A Day on the Town, A Night in Hell : Early Music Guild, Spectrum Dance Theater, and Seattle Theatre Group, Stephen Stubbs (music director), Theodore Deacon (producer and artistic director), Roberta Russell (set designer), Carl Bronsdon (costume designer), Moore Theatre, Seattle, 17.4.2011 (BJ)
Stage director: Anne Zaslove
Translation and performing edition: Theodore Deacon
Pantalone: Joe McCarthy
Arlecchino: Paul Del Bene
Dottore and Capitano: Chad Kelderman
Monteverdi: Il ballo delle ingrate
Stage director/choreographer: Donald Byrd
Amore: Catherine Webster
Venere: Debi Wong
Plutone: Doug Williams
Ingrata: Linda Tsatsanis
Additional chorus members: Matthew White, Ross Hauck, James Brown, and David Stutz
Dancers: Kelly Ann Barton, Kylie Lewellan, Amber Mayberry, and Tory Peil
Many years ago, in a pre-production talk for his cast, I heard Jonathan Miller describe certain contemporary opera directors’ compulsion to, as he put it, “demonstrate our moral superiority to the work in hand.” I am reminded of this by Theodore Deacon’s attitude to the works he’s involved in performing – only Mr. Deacon also want to demonstrate his artistic superiority to the likes of Vecchi, Monteverdi, and Purcell.
Back in February, he opined in a program note that presenting Purcell’s The Indian Queen in anything like its original form “would involve some five hours of melodramatic and poetic tedium,” in explanation for his decision to effect a kind of blend of Indian Queen elements with the plot of Act V of Rameau’s Les Indes galantes. This time, here is what he told us about L’Amfiparnaso: “In our production we have distilled Vecchi’s broad and busy panoply of characters and story lines down to the basic character types and dramatic situations common in commedia dell’arte scenarios. . . . Thus by confining the plot to one set of lovers and a single clever servant a more focused and integral story line is achieved.” But Mr. Deacon has been busy on the moral as well as the artistic front, having “altered the notorious ‘Jewish Sabbath’ scene to reflect modern sensibilities.”
As a Jew, though a merely ethnic and non-observant one, I am as much insulted by the latter piece of bowdlerization as I am when people change the text of Bach’s St. John Passion on the assumption that I need to be shielded from the sensibilities of earlier times. Such practices recall the methods of cookbook writers to take recipes for exotic dishes and denature them for timid Western palates by moderating precisely those elements that make them delicious or interesting in the first place.
On the purely artistic side, it surprises me that a musician of the taste and passionate integrity of Stephen Stubbs is willing to go along with this kind of thing. And yet, with all that said, I must emphasize that the double-bill presented in Seattle’s Moore Theatre under the apt title “A Day on the Town, A Night in Hell” was an almost unmixed delight.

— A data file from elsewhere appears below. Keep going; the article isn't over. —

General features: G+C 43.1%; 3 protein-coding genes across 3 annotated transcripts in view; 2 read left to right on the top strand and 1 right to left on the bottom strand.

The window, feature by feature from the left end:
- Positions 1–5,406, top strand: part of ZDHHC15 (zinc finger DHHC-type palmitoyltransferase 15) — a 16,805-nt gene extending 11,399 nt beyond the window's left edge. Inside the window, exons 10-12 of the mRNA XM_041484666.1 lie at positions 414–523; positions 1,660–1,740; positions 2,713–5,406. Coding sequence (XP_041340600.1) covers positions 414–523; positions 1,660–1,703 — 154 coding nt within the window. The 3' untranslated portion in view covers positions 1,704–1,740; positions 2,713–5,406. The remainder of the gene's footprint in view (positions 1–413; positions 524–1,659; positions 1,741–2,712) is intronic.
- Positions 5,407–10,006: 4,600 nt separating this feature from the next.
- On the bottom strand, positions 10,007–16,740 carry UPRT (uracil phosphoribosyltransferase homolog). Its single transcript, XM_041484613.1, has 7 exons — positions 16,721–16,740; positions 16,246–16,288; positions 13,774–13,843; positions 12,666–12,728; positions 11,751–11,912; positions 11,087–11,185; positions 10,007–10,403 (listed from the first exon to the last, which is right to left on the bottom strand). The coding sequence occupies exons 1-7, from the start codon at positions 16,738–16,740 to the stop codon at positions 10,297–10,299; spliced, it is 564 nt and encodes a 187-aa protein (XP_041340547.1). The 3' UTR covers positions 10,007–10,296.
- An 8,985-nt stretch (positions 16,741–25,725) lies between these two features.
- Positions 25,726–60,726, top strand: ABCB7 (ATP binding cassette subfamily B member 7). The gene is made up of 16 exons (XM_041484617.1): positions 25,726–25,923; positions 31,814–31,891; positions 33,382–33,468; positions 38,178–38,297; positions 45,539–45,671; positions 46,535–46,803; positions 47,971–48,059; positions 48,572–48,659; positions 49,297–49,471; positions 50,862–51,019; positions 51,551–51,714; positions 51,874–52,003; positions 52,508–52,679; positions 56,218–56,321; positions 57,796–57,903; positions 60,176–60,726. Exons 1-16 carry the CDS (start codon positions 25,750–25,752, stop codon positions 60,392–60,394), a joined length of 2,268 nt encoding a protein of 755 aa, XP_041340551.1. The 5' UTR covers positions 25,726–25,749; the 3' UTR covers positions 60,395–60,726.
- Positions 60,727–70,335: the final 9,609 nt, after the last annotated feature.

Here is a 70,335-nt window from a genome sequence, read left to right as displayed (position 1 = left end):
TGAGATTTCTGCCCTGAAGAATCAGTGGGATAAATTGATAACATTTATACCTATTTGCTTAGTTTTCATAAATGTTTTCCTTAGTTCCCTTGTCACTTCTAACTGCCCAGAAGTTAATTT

True, I would have preferred to hear L’amfiparnaso in the original language – but Mr. Deacon’s translation was wonderfully fluent and often wickedly apt for this naughty and exuberant piece of musical and societal satire. The performance, too, which Mr. Stubbs led masterfully in addition to playing the chitarrone, was of virtuoso quality, and the knockabout antics of the principal characters were brought off with breathtaking accuracy and zest.
Still, Orazio Vecchi is nowhere near as inspired a composer as Monteverdi, and it was naturally the latter’s equally if more subtly naughty Ballo delle ingrate – a counterpart to Andrew Marvell’s plea “To his Coy Mistress” – that provided the biggest musical pleasures of the afternoon. Brilliantly played, and sung – happily in the original Italian – by an ensemble whose purity of intonation achieved genuinely thrilling harmonic clarity, it was also staged with as much tact as imagination.
I haven’t always enjoyed Donald Byrd’s choreography in the past, but on this occasion he penetrated to the very heart of the work. The presentation of Plutone as a sort of infernal chief executive, smoothly elegant rather in the manner of the Devil in George Bernard Shaw’s Man and Superman, was another triumph for Doug Williams, whose rock-solid voice and commanding stage presence had already impressed me no end in Acis and Galatea during the recent American Handel Festival. Debi Wong as Venere and Catherine Webster as Amore offered a witty mother-son act, Linda Tsatsanis was a suitably tormented Ingrata, Spectrum’s dancers were stylish and graceful, and in the essentially non-barking role of Cerberus countertenor Matthew White maintained his torturous canine posture with aptly dog-like devotion.
So, despite my strictures on the subject of directorial depredations, this was another highly successful entry in what has been an early-music season of unusual richness and impressive caliber.